Lawless Christians?, part 3

[I use the phrase tanach/TNK to refer to the Old Testament.]

In my two previous posts, I have been dealing with bad teaching in the Church that tries to do away with God’s requirement for holiness in the lives of His followers. The Church has tried to do away with God’s requirements for his followers to live lives that are worthy of His calling by eliminating God’s instruction, His torah, by calling it Law and saying that we are free from the Law, that we are “under Grace” because Jesus did away with the Law.

As I demonstrated in my previous posts, we have mislabeled and mistranslated God’s words to us to fit our desires. In this post I want to deal with one more concept that we have gotten phenomenally wrong because of our misunderstanding of the context of the scriptures.

We have the mistaken belief that the writers of the Tanach and the religious leaders of Jesus’ day believed that they had to earn salvation, that by doing works of the Law, they could merit God’s kingdom. Yes, the phrase, works of the Law does occur several times in Paul’s epistles, but could it be even remotely possible that we have, somehow, misunderstood Paul and got it wrong? Again? (That again should tell you that were you and I speaking face-to-face, my tone would be dripping with snarkasm.)

First Canard: “Old Testament Jews Worked For Salvation, But Jesus Brought Us Grace”

Um, sorry, but no. If you read the Old Testament without Christian theological blinders, you find that grace is in the Jewish TNK, as well.

“Wait a minute, CSL, it says right there in John 1.17, ‘the law was given by Moses, but grace and truth came by Jesus Christ.’ They are separate, and grace came through Jesus!”

(As a quick aside, that little but, in “but grace and truth came by Jesus” is in italics, which means that it isn’t in the Greek text; instead, it was inserted by translators. The word but isn’t actually in v.17; the writer of the gospel of John had no intention of making a contrast between law and grace.)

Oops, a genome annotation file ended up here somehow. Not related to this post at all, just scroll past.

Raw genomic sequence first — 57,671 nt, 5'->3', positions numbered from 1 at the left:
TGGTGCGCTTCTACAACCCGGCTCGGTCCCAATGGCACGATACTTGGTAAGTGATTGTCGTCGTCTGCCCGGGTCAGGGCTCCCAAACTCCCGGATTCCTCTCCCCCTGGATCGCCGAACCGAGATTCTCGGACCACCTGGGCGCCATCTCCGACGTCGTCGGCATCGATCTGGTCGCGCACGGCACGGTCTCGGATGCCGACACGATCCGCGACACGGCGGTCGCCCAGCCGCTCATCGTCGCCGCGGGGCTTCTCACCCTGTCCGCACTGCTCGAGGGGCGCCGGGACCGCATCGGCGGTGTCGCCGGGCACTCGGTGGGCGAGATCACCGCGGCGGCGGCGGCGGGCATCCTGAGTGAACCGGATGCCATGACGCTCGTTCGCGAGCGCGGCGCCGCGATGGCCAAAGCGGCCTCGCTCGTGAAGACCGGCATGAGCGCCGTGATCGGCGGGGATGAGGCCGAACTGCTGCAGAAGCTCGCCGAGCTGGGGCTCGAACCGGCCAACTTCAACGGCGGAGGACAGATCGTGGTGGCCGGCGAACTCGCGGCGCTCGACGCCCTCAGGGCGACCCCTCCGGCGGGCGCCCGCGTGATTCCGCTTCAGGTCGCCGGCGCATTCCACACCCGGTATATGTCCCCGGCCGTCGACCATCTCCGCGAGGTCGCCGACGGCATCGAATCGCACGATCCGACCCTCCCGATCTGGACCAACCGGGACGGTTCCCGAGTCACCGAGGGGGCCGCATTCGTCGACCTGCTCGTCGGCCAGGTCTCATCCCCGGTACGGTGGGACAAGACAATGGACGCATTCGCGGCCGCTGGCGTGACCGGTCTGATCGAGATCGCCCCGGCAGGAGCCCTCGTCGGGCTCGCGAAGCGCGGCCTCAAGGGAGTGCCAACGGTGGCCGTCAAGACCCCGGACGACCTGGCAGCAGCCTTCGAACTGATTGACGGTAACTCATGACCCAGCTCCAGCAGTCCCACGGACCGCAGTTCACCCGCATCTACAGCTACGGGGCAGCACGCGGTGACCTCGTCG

Okay, since Christians are so married to the idea that grace is a NT addition, lets go down that rabbit trail. Let me ask you this: what is the definition of grace? “Unmerited favor,” right? Grace is the unmerited, undeserved favor of God. Okay, hold that thought:

grace is unmerited favor.

In doing a word search, I did find that the word grace rarely appears in the TNK, in newer translations. For example, grace appears only 6 times in the TNK of the popular ESV translation of the Bible. So if you are basing your belief that grace is a NT creation because of it being a rarity in the TNK, you might have a leg to stand on. But you really don’t, because we now come back to that definition of grace as ‘unmerited favor.’

There are two Hebrew words that are used over 100 times in our OT, the TNK, that are translated as favor: chanan and chen. Let me cite what Vine’s Complete Expository Dictionary of Old and New Testament Words (a standard Bible study reference) says about chanan and chen: